• Ingår i: The Lancet. - : Elsevier. - 0140-6736 .- 1474-547X. ; 388:10053, s. 1775-1812
  • Tidskriftsartikel (refereegranskat)abstract
    • Background In transitioning from the Millennium Development Goal to the Sustainable Development Goal era, it is imperative to comprehensively assess progress toward reducing maternal mortality to identify areas of success, remaining challenges, and frame policy discussions. We aimed to quantify maternal mortality throughout the world by underlying cause and age from 1990 to 2015. Methods We estimated maternal mortality at the global, regional, and national levels from 1990 to 2015 for ages 10-54 years by systematically compiling and processing all available data sources from 186 of 195 countries and territories, 11 of which were analysed at the subnational level. We quantified eight underlying causes of maternal death and four timing categories, improving estimation methods since GBD 2013 for adult all-cause mortality, HIV-related maternal mortality, and late maternal death. Secondary analyses then allowed systematic examination of drivers of trends, including the relation between maternal mortality and coverage of specific reproductive health-care services as well as assessment of observed versus expected maternal mortality as a function of Socio-demographic Index (SDI), a summary indicator derived from measures of income per capita, educational attainment, and fertility. Findings Only ten countries achieved MDG 5, but 122 of 195 countries have already met SDG 3.1. Geographical disparities widened between 1990 and 2015 and, in 2015, 24 countries still had a maternal mortality ratio greater than 400. The proportion of all maternal deaths occurring in the bottom two SDI quintiles, where haemorrhage is the dominant cause of maternal death, increased from roughly 68% in 1990 to more than 80% in 2015. The middle SDI quintile improved the most from 1990 to 2015, but also has the most complicated causal profile. Maternal mortality in the highest SDI quintile is mostly due to other direct maternal disorders, indirect maternal disorders, and abortion, ectopic pregnancy, and/or miscarriage. Historical patterns suggest achievement of SDG 3.1 will require 91% coverage of one antenatal care visit, 78% of four antenatal care visits, 81% of in-facility delivery, and 87% of skilled birth attendance. Interpretation Several challenges to improving reproductive health lie ahead in the SDG era. Countries should establish or renew systems for collection and timely dissemination of health data; expand coverage and improve quality of family planning services, including access to contraception and safe abortion to address high adolescent fertility; invest in improving health system capacity, including coverage of routine reproductive health care and of more advanced obstetric care-including EmOC; adapt health systems and data collection systems to monitor and reverse the increase in indirect, other direct, and late maternal deaths, especially in high SDI locations; and examine their own performance with respect to their SDI level, using that information to formulate strategies to improve performance and ensure optimum reproductive health of their population.
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7.
  • Tidskriftsartikel (refereegranskat)
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8.
  • Wang, Haidong, et al. (författare)
  • Estimates of global, regional, and national incidence, prevalence, and mortality of HIV, 1980-2015 : the Global Burden of Disease Study 2015.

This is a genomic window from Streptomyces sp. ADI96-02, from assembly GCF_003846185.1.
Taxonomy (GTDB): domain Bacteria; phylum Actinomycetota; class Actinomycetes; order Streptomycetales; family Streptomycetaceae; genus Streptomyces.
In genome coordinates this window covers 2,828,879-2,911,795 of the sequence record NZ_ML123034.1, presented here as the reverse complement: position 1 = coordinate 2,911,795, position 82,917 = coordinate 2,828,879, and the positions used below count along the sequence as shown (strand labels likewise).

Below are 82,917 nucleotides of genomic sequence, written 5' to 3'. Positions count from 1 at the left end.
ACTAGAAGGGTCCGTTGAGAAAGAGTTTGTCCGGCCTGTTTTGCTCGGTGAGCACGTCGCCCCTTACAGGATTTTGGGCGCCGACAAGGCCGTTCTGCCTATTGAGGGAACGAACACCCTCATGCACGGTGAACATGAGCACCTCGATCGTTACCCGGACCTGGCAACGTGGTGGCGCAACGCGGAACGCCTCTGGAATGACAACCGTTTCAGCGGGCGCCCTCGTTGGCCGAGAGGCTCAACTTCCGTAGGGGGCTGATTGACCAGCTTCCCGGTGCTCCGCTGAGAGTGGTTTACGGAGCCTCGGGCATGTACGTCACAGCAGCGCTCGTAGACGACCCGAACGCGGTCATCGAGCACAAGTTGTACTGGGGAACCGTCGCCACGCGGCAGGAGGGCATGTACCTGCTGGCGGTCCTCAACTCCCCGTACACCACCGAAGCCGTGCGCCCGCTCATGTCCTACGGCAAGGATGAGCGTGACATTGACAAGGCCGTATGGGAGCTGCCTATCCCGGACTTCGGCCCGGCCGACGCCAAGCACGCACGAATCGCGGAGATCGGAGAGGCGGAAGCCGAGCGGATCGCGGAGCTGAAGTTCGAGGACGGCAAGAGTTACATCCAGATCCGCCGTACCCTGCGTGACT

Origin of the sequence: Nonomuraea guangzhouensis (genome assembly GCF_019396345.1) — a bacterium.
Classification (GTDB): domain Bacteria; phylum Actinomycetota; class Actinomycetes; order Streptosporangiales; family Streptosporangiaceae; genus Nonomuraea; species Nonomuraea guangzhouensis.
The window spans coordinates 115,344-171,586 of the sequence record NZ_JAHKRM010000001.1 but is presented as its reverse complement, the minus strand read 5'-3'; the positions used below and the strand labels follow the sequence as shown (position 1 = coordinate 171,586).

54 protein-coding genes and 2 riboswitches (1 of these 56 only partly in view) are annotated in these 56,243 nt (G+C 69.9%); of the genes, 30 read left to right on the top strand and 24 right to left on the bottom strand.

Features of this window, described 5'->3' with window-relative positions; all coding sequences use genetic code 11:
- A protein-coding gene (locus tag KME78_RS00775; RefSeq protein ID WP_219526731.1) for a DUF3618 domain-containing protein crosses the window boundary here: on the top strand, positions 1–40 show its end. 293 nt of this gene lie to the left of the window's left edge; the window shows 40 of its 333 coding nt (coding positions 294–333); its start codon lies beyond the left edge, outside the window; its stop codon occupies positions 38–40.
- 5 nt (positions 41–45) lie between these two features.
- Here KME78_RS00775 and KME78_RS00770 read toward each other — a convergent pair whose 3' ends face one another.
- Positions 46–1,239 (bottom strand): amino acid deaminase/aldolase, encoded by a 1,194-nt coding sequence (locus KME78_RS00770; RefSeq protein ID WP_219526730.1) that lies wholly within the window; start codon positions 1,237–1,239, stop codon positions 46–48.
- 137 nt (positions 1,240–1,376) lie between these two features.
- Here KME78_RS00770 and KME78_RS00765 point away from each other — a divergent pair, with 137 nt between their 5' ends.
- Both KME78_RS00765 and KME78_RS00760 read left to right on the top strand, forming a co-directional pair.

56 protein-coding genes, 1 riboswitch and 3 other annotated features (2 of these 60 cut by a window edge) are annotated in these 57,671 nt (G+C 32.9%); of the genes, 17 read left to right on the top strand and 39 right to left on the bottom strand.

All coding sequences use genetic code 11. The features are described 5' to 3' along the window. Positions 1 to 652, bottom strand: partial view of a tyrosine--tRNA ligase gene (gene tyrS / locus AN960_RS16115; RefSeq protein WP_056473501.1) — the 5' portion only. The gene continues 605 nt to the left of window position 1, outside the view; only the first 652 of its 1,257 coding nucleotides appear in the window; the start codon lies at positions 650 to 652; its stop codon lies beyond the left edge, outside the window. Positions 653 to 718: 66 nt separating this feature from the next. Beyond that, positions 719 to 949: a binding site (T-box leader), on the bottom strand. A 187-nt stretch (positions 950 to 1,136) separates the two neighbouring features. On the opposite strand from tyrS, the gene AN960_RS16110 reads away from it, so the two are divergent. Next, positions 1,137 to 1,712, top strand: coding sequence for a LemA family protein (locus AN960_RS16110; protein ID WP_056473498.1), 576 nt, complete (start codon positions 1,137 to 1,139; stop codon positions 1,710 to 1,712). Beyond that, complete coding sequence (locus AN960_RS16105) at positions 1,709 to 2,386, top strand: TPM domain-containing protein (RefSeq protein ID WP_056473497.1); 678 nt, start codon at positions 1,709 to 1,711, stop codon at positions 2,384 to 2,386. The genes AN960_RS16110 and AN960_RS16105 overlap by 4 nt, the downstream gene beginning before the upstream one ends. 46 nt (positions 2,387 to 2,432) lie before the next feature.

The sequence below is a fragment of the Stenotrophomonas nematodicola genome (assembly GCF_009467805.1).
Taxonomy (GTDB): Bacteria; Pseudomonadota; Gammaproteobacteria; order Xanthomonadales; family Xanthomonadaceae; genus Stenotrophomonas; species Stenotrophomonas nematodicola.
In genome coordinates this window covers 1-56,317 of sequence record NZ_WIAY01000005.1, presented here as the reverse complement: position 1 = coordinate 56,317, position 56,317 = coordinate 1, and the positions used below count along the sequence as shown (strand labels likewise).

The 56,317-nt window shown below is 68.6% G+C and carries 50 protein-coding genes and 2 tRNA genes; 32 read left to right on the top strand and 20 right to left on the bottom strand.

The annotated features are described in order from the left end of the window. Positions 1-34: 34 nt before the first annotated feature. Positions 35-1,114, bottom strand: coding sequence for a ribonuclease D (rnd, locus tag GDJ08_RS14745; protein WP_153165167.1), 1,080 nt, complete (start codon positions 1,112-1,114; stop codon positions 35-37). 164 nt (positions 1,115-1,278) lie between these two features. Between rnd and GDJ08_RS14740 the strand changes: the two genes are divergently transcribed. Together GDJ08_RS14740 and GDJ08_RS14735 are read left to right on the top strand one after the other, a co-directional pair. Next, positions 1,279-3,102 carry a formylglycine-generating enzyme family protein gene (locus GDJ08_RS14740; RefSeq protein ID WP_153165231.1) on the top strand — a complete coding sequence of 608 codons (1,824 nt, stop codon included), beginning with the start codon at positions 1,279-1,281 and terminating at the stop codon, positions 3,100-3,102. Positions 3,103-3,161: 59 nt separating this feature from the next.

• 2016
  • Ingår i: The lancet. HIV. - : Elsevier. - 2352-3018 .- 1474-547X. ; 3:8, s. e361-e387
  • Tidskriftsartikel (refereegranskat)abstract
    • BACKGROUND: Timely assessment of the burden of HIV/AIDS is essential for policy setting and programme evaluation. In this report from the Global Burden of Disease Study 2015 (GBD 2015), we provide national estimates of levels and trends of HIV/AIDS incidence, prevalence, coverage of antiretroviral therapy (ART), and mortality for 195 countries and territories from 1980 to 2015.METHODS: For countries without high-quality vital registration data, we estimated prevalence and incidence with data from antenatal care clinics and population-based seroprevalence surveys, and with assumptions by age and sex on initial CD4 distribution at infection, CD4 progression rates (probability of progression from higher to lower CD4 cell-count category), on and off antiretroviral therapy (ART) mortality, and mortality from all other causes. Our estimation strategy links the GBD 2015 assessment of all-cause mortality and estimation of incidence and prevalence so that for each draw from the uncertainty distribution all assumptions used in each step are internally consistent. We estimated incidence, prevalence, and death with GBD versions of the Estimation and Projection Package (EPP) and Spectrum software originally developed by the Joint United Nations Programme on HIV/AIDS (UNAIDS). We used an open-source version of EPP and recoded Spectrum for speed, and used updated assumptions from systematic reviews of the literature and GBD demographic data. For countries with high-quality vital registration data, we developed the cohort incidence bias adjustment model to estimate HIV incidence and prevalence largely from the number of deaths caused by HIV recorded in cause-of-death statistics. We corrected these statistics for garbage coding and HIV misclassification.FINDINGS: Global HIV incidence reached its peak in 1997, at 3·3 million new infections (95% uncertainty interval [UI] 3·1-3·4 million). Annual incidence has stayed relatively constant at about 2·6 million per year (range 2·5-2·8 million) since 2005, after a period of fast decline between 1997 and 2005. The number of people living with HIV/AIDS has been steadily increasing and reached 38·8 million (95% UI 37·6-40·4 million) in 2015. At the same time, HIV/AIDS mortality has been declining at a steady pace, from a peak of 1·8 million deaths (95% UI 1·7-1·9 million) in 2005, to 1·2 million deaths (1·1-1·3 million) in 2015. We recorded substantial heterogeneity in the levels and trends of HIV/AIDS across countries. Although many countries have experienced decreases in HIV/AIDS mortality and in annual new infections, other countries have had slowdowns or increases in rates of change in annual new infections.INTERPRETATION: Scale-up of ART and prevention of mother-to-child transmission has been one of the great successes of global health in the past two decades. However, in the past decade, progress in reducing new infections has been slow, development assistance for health devoted to HIV has stagnated, and resources for health in low-income countries have grown slowly. Achievement of the new ambitious goals for HIV enshrined in Sustainable Development Goal 3 and the 90-90-90 UNAIDS targets will be challenging, and will need continued efforts from governments and international agencies in the next 15 years to end AIDS by 2030.